This time last year, my French grandfather passed away quite suddenly. I’d been thinking for a while the best way to commemorate the day, my grandmother will be holding prayers tomorrow in France but as we can’t be with her I wanted to do something.
Emile was a really gentle man, one who could patiently sit and teach me the cosine rule as well as ham it up with some Bill Cosby-style dad dancing. The first child of a health-conscious mother, I was for a few years banned from eating butter or sugar, so he’d surreptitiously slip me sugar lumps when my mum wasn’t looking, saying ‘you’re a child, you need sugar’. The privations of growing up during the war never really left either of my grandparents, Emile would often snatch the rind of fat from your ham if you were leaving it, and they both passed on an absolute loathing of wasting food to me.
Some of my fondest memories are in their kitchen, watching my papi prepare a delicious steak haché, chopping onions in a vest because of the summer heat. We all still laugh at their insistence on eating fruit even if you’re fit to burst (which was often), because ‘c’est de l’eau!’ (it’s just water!) The first time I went to see them on my own I was five and I cried the whole time on the plane home.
To remember my papi, last night my sister and I cooked up a storm, making some of the favourite dishes we used to eat over in Toulouse. It’s a bit of a bummer, because the raw ingredients you get in the UK are never going to match up to things like Toulouse sausagemeat, or fresh tomatoes, but we improvised and muddled through. The dishes are all family food, this isn’t fine cooking but rather the kinds of food you grow up with and attach strong memories to.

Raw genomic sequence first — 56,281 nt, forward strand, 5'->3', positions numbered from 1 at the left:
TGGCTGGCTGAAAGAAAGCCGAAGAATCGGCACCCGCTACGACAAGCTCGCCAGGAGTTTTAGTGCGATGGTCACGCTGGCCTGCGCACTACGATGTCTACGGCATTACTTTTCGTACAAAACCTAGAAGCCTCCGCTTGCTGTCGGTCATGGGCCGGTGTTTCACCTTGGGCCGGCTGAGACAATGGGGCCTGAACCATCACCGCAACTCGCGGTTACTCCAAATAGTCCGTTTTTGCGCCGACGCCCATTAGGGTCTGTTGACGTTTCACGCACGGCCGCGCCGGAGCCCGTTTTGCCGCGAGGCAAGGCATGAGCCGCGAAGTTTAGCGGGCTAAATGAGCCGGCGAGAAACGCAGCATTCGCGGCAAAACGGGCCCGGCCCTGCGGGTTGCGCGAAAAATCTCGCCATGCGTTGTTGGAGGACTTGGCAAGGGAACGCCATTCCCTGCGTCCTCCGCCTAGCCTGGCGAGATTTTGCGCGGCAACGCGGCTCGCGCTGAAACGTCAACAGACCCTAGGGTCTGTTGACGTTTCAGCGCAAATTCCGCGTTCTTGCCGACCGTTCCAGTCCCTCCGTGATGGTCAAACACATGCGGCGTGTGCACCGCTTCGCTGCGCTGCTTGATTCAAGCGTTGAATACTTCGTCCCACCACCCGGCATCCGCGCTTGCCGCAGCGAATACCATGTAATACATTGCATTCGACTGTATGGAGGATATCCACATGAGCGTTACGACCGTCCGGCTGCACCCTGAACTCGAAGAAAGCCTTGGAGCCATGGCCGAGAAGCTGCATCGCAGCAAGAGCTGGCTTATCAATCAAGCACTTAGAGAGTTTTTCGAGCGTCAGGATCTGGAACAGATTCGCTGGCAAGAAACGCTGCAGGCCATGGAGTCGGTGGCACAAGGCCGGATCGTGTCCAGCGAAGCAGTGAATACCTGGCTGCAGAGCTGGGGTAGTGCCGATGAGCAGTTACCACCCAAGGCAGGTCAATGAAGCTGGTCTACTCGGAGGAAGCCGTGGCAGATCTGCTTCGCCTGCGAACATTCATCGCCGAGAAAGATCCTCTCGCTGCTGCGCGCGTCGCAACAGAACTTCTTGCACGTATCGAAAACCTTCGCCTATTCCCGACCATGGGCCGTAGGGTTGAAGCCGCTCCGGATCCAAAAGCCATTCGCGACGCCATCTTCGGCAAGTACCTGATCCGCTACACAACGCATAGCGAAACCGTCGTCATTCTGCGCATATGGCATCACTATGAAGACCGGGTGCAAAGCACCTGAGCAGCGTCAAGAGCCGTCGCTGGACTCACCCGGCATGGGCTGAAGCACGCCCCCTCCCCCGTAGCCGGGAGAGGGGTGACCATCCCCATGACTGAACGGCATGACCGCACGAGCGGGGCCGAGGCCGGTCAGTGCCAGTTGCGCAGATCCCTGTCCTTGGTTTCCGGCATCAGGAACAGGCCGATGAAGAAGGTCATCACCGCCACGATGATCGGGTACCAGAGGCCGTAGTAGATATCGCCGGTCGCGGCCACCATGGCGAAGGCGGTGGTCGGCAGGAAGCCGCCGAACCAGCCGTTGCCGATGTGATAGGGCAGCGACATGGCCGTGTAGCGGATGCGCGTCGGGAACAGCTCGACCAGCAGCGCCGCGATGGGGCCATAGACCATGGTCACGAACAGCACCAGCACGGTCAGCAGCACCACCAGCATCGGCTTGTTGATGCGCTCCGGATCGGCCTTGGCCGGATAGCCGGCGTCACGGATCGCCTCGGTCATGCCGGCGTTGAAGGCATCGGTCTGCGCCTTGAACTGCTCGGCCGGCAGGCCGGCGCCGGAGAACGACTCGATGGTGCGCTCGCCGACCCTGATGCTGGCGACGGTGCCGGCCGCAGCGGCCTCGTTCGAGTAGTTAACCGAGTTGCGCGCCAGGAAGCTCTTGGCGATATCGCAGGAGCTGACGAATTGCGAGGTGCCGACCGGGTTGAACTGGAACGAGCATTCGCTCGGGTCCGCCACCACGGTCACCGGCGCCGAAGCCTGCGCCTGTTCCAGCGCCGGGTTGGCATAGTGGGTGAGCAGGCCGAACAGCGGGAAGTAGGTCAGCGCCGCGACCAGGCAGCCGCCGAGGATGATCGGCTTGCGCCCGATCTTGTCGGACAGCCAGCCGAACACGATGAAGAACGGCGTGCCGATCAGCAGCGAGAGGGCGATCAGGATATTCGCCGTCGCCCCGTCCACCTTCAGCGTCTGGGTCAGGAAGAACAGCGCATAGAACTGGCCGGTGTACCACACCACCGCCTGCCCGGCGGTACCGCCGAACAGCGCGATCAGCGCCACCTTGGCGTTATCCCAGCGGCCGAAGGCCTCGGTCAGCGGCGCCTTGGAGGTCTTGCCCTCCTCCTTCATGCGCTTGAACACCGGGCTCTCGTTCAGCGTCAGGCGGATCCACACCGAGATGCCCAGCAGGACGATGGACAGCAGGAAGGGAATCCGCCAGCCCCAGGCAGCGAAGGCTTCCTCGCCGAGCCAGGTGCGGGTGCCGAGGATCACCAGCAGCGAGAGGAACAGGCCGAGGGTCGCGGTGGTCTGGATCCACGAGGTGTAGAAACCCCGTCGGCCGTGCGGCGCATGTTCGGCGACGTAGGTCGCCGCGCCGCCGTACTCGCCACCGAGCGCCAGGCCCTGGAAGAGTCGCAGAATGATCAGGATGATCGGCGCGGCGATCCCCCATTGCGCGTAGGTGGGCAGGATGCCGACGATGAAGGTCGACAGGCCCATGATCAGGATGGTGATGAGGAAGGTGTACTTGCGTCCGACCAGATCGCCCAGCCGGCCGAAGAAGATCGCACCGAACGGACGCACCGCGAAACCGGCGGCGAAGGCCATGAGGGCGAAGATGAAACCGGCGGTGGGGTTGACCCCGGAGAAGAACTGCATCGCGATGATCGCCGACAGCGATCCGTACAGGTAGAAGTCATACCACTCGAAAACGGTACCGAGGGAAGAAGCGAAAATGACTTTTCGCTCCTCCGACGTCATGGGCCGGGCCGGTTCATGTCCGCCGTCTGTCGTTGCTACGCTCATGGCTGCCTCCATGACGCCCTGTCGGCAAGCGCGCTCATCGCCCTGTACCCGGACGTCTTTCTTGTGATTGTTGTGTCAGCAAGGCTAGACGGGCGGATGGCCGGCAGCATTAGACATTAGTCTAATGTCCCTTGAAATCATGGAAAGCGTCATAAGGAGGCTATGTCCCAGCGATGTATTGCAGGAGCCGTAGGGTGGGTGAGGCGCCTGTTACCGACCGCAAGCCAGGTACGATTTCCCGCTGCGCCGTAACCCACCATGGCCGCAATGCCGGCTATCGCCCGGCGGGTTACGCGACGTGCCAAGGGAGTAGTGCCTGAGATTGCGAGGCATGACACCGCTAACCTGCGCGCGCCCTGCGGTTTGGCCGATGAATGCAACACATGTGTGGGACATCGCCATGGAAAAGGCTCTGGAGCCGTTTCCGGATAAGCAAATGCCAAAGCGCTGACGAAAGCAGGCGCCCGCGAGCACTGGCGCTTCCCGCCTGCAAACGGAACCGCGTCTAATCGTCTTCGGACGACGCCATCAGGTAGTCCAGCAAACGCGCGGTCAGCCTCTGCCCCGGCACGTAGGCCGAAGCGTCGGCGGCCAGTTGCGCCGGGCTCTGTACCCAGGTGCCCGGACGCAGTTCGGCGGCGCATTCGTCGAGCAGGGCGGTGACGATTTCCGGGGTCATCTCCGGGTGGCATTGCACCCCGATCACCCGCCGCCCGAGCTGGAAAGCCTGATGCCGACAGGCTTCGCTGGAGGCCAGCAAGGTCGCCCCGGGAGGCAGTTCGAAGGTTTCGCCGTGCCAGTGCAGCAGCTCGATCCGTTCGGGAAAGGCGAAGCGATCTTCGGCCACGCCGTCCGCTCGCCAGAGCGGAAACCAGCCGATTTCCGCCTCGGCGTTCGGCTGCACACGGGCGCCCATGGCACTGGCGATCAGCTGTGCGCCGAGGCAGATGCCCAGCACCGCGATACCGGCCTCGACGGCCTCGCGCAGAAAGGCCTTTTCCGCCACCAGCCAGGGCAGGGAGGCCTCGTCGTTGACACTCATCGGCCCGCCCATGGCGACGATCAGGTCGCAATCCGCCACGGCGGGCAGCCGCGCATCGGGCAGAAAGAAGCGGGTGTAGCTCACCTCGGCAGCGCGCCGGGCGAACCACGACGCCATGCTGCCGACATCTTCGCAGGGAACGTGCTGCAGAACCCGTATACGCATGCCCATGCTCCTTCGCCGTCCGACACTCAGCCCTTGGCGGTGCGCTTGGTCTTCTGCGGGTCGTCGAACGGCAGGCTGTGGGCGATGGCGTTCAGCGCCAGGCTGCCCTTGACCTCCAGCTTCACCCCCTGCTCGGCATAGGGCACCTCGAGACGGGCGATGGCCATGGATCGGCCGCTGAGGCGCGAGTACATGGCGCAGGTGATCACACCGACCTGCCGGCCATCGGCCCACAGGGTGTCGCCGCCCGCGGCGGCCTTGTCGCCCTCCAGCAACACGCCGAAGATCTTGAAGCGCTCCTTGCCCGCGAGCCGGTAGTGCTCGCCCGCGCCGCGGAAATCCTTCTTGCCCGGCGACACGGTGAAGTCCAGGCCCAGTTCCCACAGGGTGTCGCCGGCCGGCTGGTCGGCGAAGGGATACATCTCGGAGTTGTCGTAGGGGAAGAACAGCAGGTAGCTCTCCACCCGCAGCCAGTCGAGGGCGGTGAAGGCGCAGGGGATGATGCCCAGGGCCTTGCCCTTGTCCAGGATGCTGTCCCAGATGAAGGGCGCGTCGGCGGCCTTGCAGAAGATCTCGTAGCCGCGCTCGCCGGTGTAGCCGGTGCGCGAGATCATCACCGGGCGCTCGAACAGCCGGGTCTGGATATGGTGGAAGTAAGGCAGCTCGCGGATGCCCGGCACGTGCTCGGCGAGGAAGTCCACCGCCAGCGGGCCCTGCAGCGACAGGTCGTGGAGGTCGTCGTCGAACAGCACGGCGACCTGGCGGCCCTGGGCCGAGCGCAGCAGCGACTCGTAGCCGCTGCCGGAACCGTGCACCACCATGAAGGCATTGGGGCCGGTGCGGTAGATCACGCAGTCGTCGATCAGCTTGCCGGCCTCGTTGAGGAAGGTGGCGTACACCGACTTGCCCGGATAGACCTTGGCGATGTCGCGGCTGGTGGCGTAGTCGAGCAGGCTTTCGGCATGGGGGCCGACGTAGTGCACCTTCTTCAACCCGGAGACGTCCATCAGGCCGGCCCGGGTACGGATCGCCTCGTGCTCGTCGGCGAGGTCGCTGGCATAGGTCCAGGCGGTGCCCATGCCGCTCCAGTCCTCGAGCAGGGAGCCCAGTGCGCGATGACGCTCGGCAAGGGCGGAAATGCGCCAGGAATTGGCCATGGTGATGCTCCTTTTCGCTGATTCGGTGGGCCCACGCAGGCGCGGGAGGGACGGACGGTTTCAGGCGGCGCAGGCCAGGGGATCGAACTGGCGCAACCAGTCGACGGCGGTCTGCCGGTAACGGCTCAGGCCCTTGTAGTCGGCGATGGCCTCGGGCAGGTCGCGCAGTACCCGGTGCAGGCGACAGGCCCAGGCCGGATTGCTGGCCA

Eating at my grandparents is a very ritualised affair, with certain things at certain times and plenty of courses, of course. I’m not really sure how my French experience matches up with your average French person, I doubt that my generation of people still eat in this ceremonial way but we went for it. There’s something really special about a proper meal, shared round the table and the French seem to be particularly good at it. ‘A table!’ they’ll say, rather than ‘dinner’s ready!’
My sister and I went for martini to kick off the meal, Emile was fond of the very occasional ‘martini gin’, to be sipped at special occasions, sat on the couch with a few bowls of nuts and those weird paprika crisps you get in Europe. The last time I was over he made me a martini gin that knocked my socks off!
Every meal would usually start with a cucumber salad and a tomato salad, peeled of their skins and left to soak up fresh herby vinaigrette it would become this juicy, flavourful thing that is a lovely way to start a meal. Important to soak your bread in the leftover vinaigrette.
Special occasions called for ‘oeufs mimosa’, so much nicer sounding than ‘devilled eggs’. They’re really easy to make, taste great and before you know it you’ve eaten three whole eggs. Oops.
Just scoop out the yolk and mix with mayonnaise and pepper. Put back in the egg and sprinkle with paprika to serve.
We went for two main courses, tomates farcies and poulet aux olives. They’re both quite simple, homely dishes, but they taste really great.
Tomates Farcies (you can use loads of different veg but we just call it that)
Tomatoes (large, and as ripe as poss)
Beef and Pork mince, or really good quality sausagemeat
A little bit of cooked rice and breadcrumbs
Seasoning: onion, garlic, s&p, herbs, stock cube
Mix all the stuffing ingredients in a bowl and pack into hollowed-out veg. We used tomato, green pepper and aubergine as per my grandmother’s instructions. Bung in the oven with a bit of olive oil and voila!
Poulet aux Olives
Chicken (mix of thighs and drumsticks)
Green olives, without stones
Half a lemon
Shallots, garlic, mixed herbs, s&p, pinch of cumin, chicken stock
Fry off the shallots and garlic in olive oil, chuck in the seasoning and brown the chicken. Add the olives and slices of lemon, with a bit of chicken stock/water so it doesn’t catch up in the pan. Simmer with the lid on until the chicked is cooked and you have a gooey sauce. Serve with white basmati rice.
Normally the rest of the meal would go: cheese course, green salad and dessert. Dessert is usually a yoghurt of some drescription (French people are as obsessed with yoghurts and calcium as we are in the UK with orange juice and vitamin C) and deliciously in-season fruit. Melting nectarines, a stinkingly ripe Cavaillon melon and juicy watermelon aren’t exactly ten a penny in the UK, so we just went with a creme caramel and Perle de Lait. Danette would have been awesome.